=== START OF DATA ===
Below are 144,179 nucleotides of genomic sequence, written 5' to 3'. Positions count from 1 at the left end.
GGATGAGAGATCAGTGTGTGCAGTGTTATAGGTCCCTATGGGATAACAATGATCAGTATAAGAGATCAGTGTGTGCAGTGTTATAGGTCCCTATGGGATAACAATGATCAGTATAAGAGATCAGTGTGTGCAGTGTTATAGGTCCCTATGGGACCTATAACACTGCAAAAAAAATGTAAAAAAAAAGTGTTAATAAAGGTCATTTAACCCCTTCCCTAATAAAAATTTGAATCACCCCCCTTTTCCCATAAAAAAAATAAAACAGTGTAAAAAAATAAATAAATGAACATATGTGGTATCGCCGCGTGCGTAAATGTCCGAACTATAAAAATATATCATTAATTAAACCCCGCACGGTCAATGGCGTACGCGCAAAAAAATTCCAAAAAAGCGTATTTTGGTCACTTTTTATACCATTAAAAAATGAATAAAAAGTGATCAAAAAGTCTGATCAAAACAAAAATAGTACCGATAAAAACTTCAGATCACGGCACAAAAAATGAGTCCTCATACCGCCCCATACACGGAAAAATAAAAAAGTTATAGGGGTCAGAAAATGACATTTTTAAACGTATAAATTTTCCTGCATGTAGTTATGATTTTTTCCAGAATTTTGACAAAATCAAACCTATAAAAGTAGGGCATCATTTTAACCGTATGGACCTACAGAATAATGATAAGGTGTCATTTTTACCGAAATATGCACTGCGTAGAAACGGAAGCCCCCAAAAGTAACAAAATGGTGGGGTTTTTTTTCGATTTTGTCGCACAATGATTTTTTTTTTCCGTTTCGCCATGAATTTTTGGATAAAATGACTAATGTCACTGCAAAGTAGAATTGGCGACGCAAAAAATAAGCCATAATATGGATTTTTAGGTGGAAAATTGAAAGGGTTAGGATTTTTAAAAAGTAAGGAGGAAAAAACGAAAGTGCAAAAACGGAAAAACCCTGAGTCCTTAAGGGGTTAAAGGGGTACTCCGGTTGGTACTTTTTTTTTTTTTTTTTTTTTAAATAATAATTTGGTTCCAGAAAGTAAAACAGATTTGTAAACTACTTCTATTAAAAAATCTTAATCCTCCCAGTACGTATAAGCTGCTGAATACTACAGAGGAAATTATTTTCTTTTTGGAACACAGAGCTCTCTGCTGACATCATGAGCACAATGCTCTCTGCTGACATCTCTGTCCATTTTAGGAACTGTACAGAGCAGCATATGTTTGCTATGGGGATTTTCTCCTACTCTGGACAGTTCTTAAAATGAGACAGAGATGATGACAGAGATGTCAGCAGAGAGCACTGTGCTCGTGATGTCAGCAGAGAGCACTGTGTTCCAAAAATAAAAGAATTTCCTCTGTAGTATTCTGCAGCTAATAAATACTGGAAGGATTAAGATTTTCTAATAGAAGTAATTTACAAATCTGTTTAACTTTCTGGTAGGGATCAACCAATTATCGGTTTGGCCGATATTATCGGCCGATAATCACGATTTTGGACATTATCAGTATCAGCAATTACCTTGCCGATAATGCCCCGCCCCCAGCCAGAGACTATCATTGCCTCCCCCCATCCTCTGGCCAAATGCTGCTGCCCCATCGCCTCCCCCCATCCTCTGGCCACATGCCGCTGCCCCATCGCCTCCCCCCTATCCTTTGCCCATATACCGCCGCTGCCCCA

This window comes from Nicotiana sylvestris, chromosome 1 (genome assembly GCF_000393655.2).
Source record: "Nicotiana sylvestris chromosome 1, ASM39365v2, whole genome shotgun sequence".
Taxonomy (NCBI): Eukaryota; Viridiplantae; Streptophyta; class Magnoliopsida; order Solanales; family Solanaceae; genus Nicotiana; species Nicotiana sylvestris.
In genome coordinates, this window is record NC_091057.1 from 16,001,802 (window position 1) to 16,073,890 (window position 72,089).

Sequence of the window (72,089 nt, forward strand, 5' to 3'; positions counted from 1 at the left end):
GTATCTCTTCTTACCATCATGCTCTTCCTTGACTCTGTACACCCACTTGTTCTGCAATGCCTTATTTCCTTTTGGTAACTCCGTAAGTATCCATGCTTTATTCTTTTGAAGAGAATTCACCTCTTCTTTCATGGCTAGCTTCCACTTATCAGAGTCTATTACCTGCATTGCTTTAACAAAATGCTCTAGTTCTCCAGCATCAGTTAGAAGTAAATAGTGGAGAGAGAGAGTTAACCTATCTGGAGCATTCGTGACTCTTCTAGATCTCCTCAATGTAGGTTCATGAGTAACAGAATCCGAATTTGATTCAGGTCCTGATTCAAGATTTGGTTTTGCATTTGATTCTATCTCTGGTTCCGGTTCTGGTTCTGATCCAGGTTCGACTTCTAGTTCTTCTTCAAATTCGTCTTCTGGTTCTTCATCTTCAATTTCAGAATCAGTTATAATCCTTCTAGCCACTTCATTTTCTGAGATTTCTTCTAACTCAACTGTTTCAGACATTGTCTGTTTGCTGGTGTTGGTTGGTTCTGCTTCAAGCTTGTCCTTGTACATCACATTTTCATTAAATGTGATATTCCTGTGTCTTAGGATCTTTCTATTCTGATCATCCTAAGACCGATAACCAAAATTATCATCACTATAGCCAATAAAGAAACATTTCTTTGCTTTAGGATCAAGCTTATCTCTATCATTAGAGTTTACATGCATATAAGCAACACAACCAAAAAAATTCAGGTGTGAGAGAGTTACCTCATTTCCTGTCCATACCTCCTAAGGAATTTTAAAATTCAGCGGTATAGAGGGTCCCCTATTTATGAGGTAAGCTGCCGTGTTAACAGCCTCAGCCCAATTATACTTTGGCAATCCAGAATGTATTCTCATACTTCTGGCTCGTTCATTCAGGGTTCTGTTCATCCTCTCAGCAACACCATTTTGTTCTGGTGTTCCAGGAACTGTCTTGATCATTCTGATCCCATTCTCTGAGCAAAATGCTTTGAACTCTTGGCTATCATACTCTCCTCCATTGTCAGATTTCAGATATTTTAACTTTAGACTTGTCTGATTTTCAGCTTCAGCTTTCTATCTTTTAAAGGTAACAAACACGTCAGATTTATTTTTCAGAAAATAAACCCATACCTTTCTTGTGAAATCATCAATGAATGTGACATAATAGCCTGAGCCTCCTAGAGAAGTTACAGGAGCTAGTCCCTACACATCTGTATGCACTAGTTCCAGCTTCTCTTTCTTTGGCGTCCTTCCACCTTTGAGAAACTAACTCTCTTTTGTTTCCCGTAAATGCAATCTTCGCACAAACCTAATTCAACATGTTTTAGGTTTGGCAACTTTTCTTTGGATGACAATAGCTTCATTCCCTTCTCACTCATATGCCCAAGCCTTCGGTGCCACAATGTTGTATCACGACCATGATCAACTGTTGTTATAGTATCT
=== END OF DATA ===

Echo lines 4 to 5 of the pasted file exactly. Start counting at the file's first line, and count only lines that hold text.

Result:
Source record: "Nicotiana sylvestris chromosome 1, ASM39365v2, whole genome shotgun sequence".
Taxonomy (NCBI): Eukaryota; Viridiplantae; Streptophyta; class Magnoliopsida; order Solanales; family Solanaceae; genus Nicotiana; species Nicotiana sylvestris.